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Computerworld Security Summit Singapore 2014: Combatting New Age Cyber Risks

Nurdianah Md Nur | April 23, 2014
This year's Computerworld Singapore Security Summit provided the latest ways and means to help protect organisations from the risks associated with new technologies.

The final layer is the management layer, which enables enterprises to integrate security with their business processes, said Phuan. Network complexity and the requirement for granular policy mean that security administrators can no longer keep up with rapidly evolving business processes. The SDP management layer addresses this challenge by providing a framework that is:

  • Modular - Each administrative user is provided a policy that provides access to information and authorisation necessary to fulfill assigned roles.
  • Open- Application Programming Interfaces (APIs) are used to support the automation and synchronisation of security policy administration with other business processes.
  • Resilient - Having a 360 degree situational awareness will enable the organisation to fight attacks while maintaining acceptable levels of service.

"The management layer allows organisations to manage their security while monitoring what is happening within their environment," he said.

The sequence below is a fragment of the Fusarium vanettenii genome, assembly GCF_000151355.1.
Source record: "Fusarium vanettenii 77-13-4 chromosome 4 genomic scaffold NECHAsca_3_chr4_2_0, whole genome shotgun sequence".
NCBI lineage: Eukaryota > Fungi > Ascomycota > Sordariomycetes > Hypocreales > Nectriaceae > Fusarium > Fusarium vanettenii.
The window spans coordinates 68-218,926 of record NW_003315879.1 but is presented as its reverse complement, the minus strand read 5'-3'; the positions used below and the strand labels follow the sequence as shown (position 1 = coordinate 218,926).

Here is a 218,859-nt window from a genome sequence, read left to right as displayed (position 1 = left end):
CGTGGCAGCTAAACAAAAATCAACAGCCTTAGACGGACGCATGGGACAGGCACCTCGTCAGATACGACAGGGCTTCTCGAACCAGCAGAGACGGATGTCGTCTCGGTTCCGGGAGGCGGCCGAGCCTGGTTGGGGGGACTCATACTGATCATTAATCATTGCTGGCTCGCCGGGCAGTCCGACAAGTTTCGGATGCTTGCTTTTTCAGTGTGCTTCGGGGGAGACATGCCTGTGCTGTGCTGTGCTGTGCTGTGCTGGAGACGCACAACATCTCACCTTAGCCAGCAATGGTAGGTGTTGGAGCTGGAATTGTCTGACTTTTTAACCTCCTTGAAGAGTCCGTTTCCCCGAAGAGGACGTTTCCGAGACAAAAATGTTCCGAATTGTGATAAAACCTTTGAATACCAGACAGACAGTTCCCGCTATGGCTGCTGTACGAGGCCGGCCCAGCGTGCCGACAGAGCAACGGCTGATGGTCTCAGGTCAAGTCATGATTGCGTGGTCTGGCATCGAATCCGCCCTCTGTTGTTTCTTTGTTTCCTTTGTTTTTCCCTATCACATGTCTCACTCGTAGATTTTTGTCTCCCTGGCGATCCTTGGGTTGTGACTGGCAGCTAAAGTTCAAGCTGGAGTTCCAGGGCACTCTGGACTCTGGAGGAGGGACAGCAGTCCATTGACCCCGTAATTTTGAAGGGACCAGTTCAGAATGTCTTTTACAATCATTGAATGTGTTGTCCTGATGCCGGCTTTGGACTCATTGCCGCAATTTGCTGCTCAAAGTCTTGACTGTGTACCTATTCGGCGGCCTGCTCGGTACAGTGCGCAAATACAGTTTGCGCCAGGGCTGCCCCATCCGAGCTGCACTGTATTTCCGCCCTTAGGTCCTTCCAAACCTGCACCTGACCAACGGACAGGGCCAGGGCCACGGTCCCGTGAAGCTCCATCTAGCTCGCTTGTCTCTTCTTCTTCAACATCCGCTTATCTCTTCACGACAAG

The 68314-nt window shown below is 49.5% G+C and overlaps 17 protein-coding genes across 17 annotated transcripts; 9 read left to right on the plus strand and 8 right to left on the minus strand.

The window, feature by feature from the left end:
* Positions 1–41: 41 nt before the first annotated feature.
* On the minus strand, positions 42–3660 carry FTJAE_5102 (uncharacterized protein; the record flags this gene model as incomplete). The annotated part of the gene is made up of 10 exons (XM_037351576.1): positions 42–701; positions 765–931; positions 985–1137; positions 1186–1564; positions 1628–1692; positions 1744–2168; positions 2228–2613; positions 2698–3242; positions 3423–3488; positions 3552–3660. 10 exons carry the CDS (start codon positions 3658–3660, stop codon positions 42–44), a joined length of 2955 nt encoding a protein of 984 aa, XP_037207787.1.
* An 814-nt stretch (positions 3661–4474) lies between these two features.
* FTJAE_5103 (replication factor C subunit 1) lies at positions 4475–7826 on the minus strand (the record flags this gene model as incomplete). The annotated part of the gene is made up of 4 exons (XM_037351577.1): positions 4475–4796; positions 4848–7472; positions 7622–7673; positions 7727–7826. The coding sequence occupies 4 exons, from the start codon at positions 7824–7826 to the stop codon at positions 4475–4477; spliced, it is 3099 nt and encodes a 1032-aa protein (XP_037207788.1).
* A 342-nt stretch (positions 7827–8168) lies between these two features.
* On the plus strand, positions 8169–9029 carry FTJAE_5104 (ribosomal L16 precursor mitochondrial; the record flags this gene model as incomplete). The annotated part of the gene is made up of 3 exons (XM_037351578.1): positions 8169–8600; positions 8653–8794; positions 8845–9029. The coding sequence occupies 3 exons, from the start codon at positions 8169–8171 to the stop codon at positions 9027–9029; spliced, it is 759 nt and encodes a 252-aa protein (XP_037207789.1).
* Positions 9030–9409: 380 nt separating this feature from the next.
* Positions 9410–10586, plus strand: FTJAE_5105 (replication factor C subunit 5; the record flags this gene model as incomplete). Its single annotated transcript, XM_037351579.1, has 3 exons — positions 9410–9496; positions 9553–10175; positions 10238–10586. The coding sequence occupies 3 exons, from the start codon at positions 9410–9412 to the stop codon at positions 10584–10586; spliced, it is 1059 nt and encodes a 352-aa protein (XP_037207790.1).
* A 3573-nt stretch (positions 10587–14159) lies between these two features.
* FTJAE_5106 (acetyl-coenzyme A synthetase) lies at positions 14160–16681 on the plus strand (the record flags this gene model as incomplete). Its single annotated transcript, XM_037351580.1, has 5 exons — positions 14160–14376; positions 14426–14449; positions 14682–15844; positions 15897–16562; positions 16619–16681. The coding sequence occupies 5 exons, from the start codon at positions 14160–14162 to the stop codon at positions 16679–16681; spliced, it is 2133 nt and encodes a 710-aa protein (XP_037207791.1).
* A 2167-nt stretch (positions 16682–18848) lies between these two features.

Cost of Security Breaches
In his talk, Alan Seow, Founding President of (ISC)2 Singapore Chapter, reminded the audience of the cost of security breaches and provided tips to avoid being victims of such cyber attacks.

•	Alan Seow, Founding President, (ISC)2 Singapore Chapter, and, Head, Ministry of Communications and Information, Singapore Alan Seow, Founding President, (ISC)2 Singapore Chapter

Using the example of the data breach experienced by American retailing company Target Corporation at the end of last year, he illustrated the economic impact of breaches. According to news reports, Target's infected point-of-sales (POS) systems siphoned card information of 110 million customers from 27 November to 15 December 2013. The stolen card information was then sold in the black market for up to US$200 each. Due to this incident, Target may face a US$3.6 billion liability if found guilty of violating the Payment Card Industry (PCI) Data Security Standards, said Seow. The retailer might also face lawsuits from customers as well as banks for massive cards reissuance due to the breach, he added.

Besides financial penalties, security breaches may also damage the victim's reputation and cause stock prices to plunge, claimed Seow. On 23 April 2013, a false tweet from the hacked account of newswire Associated Press wiped US$136 billion from the S&P 500 index in about two minutes. The tweet claimed that there had been two explosions at the While House and that U.S. President Barack Obama had been injured. "While it only confused the stock market for a brief two minutes, imagine what chaos would have ensued when people are confused by rogue broadcast from hacked channels," said Seow.

Understanding the impact of security breaches, the Singapore government has embarked on a five-year National Cyber Security Masterplan 2018 to further secure Singapore's cyber environment, said Seow. The Masterplan will focus on enhancing security and resilience of critical infocomm infrastructure; promoting infocomm security awareness and adoption among end-users and businesses; and creating a vibrant cyber security ecosystem by growing the republic's pool of infocomm security experts.


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